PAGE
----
Sermon outline

INTRODUCTION John emphasizes throughout his letter that Christians must love one another. Here, he emphasizes that this love must take form as Christlike self-giving and generosity. John’s “children” are to love “in deed and truth” (v. 17). THE TEXT “Do not . . . . Continue Reading »

Hierarchy and preference

Challenging Cunningham’s suggestion, against Deleuze, that without some hierarchy of goods, there is no way to determine preferences, even for something as basic as diet, Kenneth Surin cited a bumper sticker: The top line says, “I love animals,” and the second “They’re . . . . Continue Reading »

Christ and Radical Orthodoxy

The papers in the seminar on the recent Duke publication Theology and the Political: The New Debate were dense, difficult, and hard to follow. And then Graham Ward got up and said, essentially, that the whole point of Radical Orthodoxy was to start with Christ; all the philosophical apparatus . . . . Continue Reading »

Feminine city

Chrisi Maier gave an interesting paper on the feminine conception of space in Lamentations. Jeremiah speaks of Jerusalem in turn as widow, as violated virgin, and as mother bereft of children. There is an intriguing asymmetry between these three images. The first two have an obvious literal . . . . Continue Reading »

Structure of Hebrews

Gabriella Gelardini of the University of Basel gave an excellent presentation on the structure of Hebrews, defending this basic chiasm: A. Elevation and Abasement of the Son, 1:1-2:18 (terminology: son, angels, abase) B. Faithlessness of fathers and sons, 3:1-6:20 C. New Covenant and the cult, . . . . Continue Reading »

Skeptical theism

One of Wright’s respondents argued for what he called a “skeptical theism” with regard to the problem of evil. The main points are: 1) We don’t have the cognitive equipment to figure out whether God intends to achieve goods that are morally sufficient to justify His . . . . Continue Reading »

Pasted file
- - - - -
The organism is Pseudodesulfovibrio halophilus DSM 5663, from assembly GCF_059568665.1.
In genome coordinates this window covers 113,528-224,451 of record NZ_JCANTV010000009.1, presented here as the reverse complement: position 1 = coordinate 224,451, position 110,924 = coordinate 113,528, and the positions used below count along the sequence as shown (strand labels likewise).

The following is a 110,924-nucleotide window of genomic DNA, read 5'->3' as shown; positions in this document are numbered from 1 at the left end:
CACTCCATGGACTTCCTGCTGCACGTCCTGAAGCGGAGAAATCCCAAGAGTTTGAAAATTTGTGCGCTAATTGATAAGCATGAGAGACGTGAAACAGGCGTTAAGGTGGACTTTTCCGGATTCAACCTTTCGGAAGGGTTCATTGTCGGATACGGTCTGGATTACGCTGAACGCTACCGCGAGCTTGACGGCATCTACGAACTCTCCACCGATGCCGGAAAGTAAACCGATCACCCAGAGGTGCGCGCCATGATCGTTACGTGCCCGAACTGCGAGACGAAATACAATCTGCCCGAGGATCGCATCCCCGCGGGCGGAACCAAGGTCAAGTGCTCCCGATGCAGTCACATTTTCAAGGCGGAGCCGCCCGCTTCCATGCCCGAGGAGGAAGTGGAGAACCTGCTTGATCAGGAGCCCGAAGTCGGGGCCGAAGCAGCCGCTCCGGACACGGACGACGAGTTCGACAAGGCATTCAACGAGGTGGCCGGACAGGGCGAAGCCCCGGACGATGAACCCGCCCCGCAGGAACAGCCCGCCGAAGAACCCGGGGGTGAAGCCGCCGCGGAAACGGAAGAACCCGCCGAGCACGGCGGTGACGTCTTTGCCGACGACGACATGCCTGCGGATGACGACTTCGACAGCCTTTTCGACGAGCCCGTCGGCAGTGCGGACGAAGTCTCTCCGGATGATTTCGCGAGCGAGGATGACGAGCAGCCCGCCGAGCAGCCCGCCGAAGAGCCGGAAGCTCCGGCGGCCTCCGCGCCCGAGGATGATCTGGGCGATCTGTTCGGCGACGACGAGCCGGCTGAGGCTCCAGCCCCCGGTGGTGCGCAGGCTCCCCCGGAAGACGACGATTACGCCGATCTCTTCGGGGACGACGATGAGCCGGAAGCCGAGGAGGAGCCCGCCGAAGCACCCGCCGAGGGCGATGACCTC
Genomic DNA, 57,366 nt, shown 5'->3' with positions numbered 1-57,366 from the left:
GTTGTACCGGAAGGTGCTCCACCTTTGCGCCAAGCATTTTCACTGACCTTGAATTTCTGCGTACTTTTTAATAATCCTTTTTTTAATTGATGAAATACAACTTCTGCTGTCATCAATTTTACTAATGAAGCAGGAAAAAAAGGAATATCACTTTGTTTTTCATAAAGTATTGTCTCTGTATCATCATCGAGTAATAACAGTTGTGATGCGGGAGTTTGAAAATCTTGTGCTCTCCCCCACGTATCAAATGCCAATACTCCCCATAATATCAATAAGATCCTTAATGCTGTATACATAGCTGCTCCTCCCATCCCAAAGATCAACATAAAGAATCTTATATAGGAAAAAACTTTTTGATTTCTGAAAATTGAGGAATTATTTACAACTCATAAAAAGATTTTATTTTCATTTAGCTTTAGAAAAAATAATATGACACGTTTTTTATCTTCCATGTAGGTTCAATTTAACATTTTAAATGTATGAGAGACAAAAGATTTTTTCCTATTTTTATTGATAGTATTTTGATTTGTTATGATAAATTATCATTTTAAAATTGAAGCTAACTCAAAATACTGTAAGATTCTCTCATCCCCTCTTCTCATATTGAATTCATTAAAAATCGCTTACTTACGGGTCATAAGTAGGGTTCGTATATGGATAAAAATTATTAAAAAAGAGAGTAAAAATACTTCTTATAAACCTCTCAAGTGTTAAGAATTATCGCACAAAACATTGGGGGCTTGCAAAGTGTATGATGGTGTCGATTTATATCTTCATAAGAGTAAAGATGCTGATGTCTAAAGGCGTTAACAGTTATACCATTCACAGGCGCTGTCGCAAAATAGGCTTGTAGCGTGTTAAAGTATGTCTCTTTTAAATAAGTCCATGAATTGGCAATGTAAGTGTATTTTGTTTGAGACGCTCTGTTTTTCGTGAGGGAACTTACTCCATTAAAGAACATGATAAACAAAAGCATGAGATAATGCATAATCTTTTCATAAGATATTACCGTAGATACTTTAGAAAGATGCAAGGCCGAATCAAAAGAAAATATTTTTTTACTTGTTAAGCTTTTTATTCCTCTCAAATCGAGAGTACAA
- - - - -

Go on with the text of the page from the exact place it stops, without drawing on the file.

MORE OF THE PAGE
Prelapsarian carnivores

In a discussion of NT Wright’s new book on evil, the question of pre-fall carnivores came up. Both Wright and his respondent basically agreed that animals killed and ate other animals before the fall, and that this was not incompatible with Yahweh’s judgment that this was “very . . . . Continue Reading »

Isaac and Saul

I don’t recall now if I noticed the connections between Isaac and Saul in 1 Samuel. Isaac abuses his divinely favored son Jacob; Saul abuses his son-in-law David. Isaac preferred Esau, the eldest, to the second son; Saul prefers Jonathan to David. One of the key discontinuities is . . . . Continue Reading »

Critical Scholarship

One of the most annoying things about critical biblical scholarship is the way that every discussion has to contribute to questions of composition, authorship, historical setting, etc. Harrington gives a very intriguing paper on holiness in Ezra-Nehemiah, but the whole thing is part of a . . . . Continue Reading »

Purity and holiness

Hannah Harrington gave a very fine presentation on the holiness and purity terminology in Ezra and Nehemiah. She showed that these post-exilic texts display an expansion of holy space to encompass the whole city as well as an expansion of the duties of Levites, a closing of the gap between Levites . . . . Continue Reading »